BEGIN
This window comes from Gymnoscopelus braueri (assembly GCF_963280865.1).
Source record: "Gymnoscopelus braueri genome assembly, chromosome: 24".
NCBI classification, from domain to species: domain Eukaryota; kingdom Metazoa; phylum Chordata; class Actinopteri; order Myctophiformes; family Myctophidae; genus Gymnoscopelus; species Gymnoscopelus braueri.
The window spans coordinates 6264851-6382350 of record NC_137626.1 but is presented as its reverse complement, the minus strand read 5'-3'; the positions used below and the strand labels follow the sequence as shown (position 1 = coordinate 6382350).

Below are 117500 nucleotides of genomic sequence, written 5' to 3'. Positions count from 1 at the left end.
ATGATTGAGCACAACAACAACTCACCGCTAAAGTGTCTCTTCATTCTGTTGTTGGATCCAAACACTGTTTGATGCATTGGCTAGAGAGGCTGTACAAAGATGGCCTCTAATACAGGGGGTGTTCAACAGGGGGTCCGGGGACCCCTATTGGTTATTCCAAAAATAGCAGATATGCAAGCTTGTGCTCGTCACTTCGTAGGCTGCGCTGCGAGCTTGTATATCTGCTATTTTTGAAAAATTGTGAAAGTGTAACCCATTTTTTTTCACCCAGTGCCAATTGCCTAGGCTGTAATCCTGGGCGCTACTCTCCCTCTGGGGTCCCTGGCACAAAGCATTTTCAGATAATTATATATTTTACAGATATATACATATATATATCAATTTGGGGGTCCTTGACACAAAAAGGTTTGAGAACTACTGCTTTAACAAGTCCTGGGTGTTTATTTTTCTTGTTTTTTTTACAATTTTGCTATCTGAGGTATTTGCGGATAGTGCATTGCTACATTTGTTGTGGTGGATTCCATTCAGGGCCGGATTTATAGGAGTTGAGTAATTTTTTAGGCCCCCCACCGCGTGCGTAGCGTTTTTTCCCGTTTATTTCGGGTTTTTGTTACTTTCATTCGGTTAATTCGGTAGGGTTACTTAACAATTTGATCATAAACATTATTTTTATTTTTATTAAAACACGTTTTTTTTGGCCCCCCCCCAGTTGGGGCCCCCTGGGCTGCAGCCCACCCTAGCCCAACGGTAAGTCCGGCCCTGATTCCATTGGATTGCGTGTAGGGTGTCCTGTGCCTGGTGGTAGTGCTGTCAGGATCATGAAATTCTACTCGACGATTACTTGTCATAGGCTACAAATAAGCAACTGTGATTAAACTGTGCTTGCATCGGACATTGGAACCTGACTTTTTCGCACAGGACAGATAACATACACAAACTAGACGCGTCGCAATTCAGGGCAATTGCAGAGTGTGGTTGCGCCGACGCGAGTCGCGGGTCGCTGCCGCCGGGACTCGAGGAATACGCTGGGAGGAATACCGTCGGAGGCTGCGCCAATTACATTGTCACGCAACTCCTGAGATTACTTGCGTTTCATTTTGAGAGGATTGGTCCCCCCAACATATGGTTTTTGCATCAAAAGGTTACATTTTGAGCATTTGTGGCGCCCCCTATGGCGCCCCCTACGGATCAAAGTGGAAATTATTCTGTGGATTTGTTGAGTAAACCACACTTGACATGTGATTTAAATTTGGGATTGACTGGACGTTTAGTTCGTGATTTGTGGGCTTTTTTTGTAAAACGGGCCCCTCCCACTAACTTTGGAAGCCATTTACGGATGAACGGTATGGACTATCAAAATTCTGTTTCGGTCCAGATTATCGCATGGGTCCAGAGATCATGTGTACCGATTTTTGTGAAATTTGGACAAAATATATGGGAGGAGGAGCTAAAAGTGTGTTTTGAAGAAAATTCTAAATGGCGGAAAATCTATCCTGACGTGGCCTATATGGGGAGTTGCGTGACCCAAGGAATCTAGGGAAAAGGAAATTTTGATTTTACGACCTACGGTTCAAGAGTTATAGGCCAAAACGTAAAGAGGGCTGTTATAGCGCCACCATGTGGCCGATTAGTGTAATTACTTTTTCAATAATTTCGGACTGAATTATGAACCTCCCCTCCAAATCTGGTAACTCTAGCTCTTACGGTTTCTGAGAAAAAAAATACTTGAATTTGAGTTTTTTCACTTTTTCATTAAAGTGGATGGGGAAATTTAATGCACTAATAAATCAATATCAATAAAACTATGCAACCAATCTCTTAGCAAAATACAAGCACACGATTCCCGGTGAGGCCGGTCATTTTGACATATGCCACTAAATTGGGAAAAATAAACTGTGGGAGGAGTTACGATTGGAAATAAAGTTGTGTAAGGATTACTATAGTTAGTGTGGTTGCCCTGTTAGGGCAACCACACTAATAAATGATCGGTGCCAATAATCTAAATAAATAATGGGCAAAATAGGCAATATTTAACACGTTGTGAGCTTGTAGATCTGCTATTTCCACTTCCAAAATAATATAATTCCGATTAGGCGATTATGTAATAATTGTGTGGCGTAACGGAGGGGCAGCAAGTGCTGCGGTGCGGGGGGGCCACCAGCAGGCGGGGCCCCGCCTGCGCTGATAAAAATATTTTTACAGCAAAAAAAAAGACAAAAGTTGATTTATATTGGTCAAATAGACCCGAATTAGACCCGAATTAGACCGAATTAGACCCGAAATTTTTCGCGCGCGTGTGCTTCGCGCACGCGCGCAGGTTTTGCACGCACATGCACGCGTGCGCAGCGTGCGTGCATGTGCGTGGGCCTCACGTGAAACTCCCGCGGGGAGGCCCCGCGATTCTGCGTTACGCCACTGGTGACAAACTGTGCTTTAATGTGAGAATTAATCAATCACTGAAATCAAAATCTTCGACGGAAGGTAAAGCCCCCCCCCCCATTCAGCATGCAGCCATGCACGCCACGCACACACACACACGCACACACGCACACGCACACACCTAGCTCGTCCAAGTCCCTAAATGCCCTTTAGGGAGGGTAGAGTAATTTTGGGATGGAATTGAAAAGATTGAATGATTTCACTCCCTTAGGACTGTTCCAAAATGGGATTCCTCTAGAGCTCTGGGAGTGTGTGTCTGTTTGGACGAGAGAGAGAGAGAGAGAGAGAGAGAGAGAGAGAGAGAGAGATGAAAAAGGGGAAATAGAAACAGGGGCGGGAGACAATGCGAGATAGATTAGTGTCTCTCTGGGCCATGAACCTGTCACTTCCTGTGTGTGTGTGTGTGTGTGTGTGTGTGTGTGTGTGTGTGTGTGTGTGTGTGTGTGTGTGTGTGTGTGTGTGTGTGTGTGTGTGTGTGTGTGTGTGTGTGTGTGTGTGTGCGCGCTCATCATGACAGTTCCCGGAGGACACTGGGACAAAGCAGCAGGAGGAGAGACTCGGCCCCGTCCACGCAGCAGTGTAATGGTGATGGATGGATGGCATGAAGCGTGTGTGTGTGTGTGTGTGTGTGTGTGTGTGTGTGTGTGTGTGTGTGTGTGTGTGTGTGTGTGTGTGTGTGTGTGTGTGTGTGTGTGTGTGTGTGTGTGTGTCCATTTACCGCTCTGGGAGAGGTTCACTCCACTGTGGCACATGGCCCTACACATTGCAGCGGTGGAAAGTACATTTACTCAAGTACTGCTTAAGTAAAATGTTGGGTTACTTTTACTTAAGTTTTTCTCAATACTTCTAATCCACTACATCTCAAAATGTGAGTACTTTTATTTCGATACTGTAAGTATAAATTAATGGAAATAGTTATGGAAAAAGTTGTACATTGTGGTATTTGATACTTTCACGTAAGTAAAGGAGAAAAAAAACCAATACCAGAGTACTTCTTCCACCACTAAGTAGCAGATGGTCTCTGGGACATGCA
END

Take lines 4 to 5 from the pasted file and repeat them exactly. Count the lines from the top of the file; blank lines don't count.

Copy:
The window spans coordinates 6264851-6382350 of record NC_137626.1 but is presented as its reverse complement, the minus strand read 5'-3'; the positions used below and the strand labels follow the sequence as shown (position 1 = coordinate 6382350).

Below are 117500 nucleotides of genomic sequence, written 5' to 3'. Positions count from 1 at the left end.